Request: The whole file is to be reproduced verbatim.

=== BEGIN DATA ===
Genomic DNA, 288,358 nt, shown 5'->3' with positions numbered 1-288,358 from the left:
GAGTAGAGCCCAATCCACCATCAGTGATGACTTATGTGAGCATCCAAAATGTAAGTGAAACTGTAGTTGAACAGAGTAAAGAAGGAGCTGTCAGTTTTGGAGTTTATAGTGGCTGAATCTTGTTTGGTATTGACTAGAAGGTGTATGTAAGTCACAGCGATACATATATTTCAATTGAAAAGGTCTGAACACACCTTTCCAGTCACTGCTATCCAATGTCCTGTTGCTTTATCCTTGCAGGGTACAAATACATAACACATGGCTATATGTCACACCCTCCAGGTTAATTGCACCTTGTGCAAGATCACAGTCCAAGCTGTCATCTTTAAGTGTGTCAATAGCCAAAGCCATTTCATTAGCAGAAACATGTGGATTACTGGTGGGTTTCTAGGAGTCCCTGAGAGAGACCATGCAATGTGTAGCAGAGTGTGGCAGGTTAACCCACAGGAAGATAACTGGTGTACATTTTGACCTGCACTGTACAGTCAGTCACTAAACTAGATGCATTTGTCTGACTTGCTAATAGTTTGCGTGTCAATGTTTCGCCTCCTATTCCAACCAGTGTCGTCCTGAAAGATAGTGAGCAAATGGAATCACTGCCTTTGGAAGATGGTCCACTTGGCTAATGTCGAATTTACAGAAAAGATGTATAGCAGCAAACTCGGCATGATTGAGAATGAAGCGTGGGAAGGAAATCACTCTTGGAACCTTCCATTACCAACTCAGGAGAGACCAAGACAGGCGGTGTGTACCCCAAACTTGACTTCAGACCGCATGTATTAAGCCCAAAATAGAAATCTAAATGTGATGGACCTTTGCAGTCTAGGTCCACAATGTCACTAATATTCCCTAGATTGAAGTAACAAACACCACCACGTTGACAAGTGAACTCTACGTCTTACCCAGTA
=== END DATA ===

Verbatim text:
Genomic DNA, 288,358 nt, shown 5'->3' with positions numbered 1-288,358 from the left:
GAGTAGAGCCCAATCCACCATCAGTGATGACTTATGTGAGCATCCAAAATGTAAGTGAAACTGTAGTTGAACAGAGTAAAGAAGGAGCTGTCAGTTTTGGAGTTTATAGTGGCTGAATCTTGTTTGGTATTGACTAGAAGGTGTATGTAAGTCACAGCGATACATATATTTCAATTGAAAAGGTCTGAACACACCTTTCCAGTCACTGCTATCCAATGTCCTGTTGCTTTATCCTTGCAGGGTACAAATACATAACACATGGCTATATGTCACACCCTCCAGGTTAATTGCACCTTGTGCAAGATCACAGTCCAAGCTGTCATCTTTAAGTGTGTCAATAGCCAAAGCCATTTCATTAGCAGAAACATGTGGATTACTGGTGGGTTTCTAGGAGTCCCTGAGAGAGACCATGCAATGTGTAGCAGAGTGTGGCAGGTTAACCCACAGGAAGATAACTGGTGTACATTTTGACCTGCACTGTACAGTCAGTCACTAAACTAGATGCATTTGTCTGACTTGCTAATAGTTTGCGTGTCAATGTTTCGCCTCCTATTCCAACCAGTGTCGTCCTGAAAGATAGTGAGCAAATGGAATCACTGCCTTTGGAAGATGGTCCACTTGGCTAATGTCGAATTTACAGAAAAGATGTATAGCAGCAAACTCGGCATGATTGAGAATGAAGCGTGGGAAGGAAATCACTCTTGGAACCTTCCATTACCAACTCAGGAGAGACCAAGACAGGCGGTGTGTACCCCAAACTTGACTTCAGACCGCATGTATTAAGCCCAAAATAGAAATCTAAATGTGATGGACCTTTGCAGTCTAGGTCCACAATGTCACTAATATTCCCTAGATTGAAGTAACAAACACCACCACGTTGACAAGTGAACTCTACGTCTTACCCAGTA